Jelurida has announced its Java-based Ardor blockchain now runs on Android as a full node. This supports the complete set of Ardor platform features which means users can participate in a decentralized network with their mobile phones and tablets – without having to manage a server or to run the software on (for example) laptops.
“Running a proof-of-work mining node on a mobile device is unthinkable, and other proof-of-stake blockchains are moving in the direction of increased centralization by depending on master nodes and using delegated consensus,” says Petko Petkov, the engineer leading Jelurida’s Android initiative.
“Jelurida remains committed to true decentralization, enabling even the minor token holders who would not consider managing a server to participate in the network consensus, generate new blocks and earn fees. Negligible energy requirements and automatic pausing on metered connections means users can leave the Ardor software running on their smartphones all the time.”
Jelurida and Android
Until this announcement, the prevalent approach for mobile devices was to run only light client functionality. Creation of new blocks (a critical part of any blockchain) and many important Ardor features (bundling, automated funding, coin shuffling) all required a server. The full Ardor node on Android opens access to all such functionality on modern Android smartphones (and, presumably, Android tablets).
Ardor is a multichain blockchain platform with a parent/child chain architecture:
- the security of the network is provided by the parent Ardor chain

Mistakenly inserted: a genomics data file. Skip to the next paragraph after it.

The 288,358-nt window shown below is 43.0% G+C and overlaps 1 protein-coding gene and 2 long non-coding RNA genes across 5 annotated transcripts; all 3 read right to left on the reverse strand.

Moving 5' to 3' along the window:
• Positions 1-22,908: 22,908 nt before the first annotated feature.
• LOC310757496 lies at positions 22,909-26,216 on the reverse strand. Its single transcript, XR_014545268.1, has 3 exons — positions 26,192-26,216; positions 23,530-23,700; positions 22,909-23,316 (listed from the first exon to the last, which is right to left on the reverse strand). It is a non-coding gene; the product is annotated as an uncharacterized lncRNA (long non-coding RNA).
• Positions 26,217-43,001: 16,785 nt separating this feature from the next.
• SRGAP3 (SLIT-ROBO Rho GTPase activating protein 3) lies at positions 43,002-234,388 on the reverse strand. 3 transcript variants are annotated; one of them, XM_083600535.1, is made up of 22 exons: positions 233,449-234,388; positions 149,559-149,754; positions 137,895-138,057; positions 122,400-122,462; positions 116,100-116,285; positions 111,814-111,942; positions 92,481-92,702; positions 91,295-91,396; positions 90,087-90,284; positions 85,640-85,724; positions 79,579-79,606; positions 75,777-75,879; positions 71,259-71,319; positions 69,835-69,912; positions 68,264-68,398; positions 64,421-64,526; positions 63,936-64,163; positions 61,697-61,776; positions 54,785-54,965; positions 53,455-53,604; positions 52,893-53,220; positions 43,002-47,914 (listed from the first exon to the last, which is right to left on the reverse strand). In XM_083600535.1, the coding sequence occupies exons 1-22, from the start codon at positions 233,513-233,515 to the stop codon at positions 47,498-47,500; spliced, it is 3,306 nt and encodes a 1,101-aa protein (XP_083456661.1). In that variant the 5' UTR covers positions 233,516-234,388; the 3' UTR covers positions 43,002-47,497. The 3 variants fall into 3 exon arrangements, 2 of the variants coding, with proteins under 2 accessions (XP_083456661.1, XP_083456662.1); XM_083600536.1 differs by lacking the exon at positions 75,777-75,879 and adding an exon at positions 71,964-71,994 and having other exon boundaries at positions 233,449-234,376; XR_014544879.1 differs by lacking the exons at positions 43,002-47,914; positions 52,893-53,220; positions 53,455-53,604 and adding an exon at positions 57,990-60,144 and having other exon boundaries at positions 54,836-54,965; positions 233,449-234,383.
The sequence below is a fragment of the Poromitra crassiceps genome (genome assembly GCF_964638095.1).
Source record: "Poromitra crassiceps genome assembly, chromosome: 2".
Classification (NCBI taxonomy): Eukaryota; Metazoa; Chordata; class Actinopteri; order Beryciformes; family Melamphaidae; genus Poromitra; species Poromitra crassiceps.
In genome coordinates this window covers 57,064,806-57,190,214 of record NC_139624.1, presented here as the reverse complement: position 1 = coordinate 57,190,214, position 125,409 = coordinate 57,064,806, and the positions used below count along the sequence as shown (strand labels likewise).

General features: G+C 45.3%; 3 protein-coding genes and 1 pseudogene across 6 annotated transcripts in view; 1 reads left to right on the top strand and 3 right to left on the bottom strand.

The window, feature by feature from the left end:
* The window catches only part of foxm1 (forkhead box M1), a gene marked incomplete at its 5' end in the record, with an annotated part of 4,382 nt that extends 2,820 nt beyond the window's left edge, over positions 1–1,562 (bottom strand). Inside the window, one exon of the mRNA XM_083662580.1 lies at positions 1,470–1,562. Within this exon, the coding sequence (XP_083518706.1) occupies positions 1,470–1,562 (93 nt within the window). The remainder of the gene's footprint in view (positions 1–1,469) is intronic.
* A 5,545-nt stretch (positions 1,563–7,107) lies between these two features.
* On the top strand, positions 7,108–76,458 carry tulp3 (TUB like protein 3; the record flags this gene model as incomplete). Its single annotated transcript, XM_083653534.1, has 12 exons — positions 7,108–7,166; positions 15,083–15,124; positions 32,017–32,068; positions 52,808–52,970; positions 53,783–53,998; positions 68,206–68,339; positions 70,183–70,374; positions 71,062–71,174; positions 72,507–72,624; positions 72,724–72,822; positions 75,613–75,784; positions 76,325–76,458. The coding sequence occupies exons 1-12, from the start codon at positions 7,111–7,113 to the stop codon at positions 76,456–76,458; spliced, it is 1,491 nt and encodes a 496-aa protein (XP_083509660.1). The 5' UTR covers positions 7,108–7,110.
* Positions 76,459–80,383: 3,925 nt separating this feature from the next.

- the interoperable child chains have all the functionality.
This design – with access to hybrid user permissioning capabilities – is the key to the flexibility necessary for a variety of use cases. It opens a door to mainstream adoption of blockchain technology because Ardor:
- always has scalability in mind
- solves many existing industry problems (such as blockchain bloat, single token dependency and the need for easily customizable-yet-compatible blockchain solutions).
By maintaining its own copy of the blockchain, the mobile device becomes a full-fledged participant in a blockchain network. It is as reliable as a dedicated server – except that it can travel with the user all the time (and not have to be in a remote datacenter).
IoT projects, in particular, will now have the flexibility to integrate directly with the blockchain for Android based:
- smart meters
- industrial sensors.
The shift from hosted server nodes to portable devices, Jelurida argues, makes the blockchain more resilient against:
- external attacks
- data tampering
While a proof-of-stake blockchain does not depend on ‘mining farms’, there is still a risk if most nodes are physically located in a few datacenters when a natural disaster or coordinated attack ocurs. These can cause major disruptions.
When, however, numerous mobile devices – located all over the world and in the physical possession of owners – can participate in a proof-of-stake consensus, the resilience of a blockchain against natural or human adversaries should ramp up to a whole new level.
The consensus-as-a-service model of the Ardor blockchain ensures that improved decentralisation, security and network resilience will benefit Jelurida business customers with a dedicated child chain. This will apply also to those building applications on top of the Ignis child chain.
Enterprise Times: what does this mean
The appeal and logic, especially for Android IoT devices, is obvious. It is, to Enterprise Times, somewhat less so for today’s smartphones – though perhaps this will change with the arrival (in the middle 2020s) of ‘real’ 5G.
Even in a 5G connected world, the implications and costs of all the communication traffic for an Andoid node-supporting device could be heavy. Whether the cost, communications and battery implications, are excessive, Jelurida’s Ardor implementation on Android should demonstrate.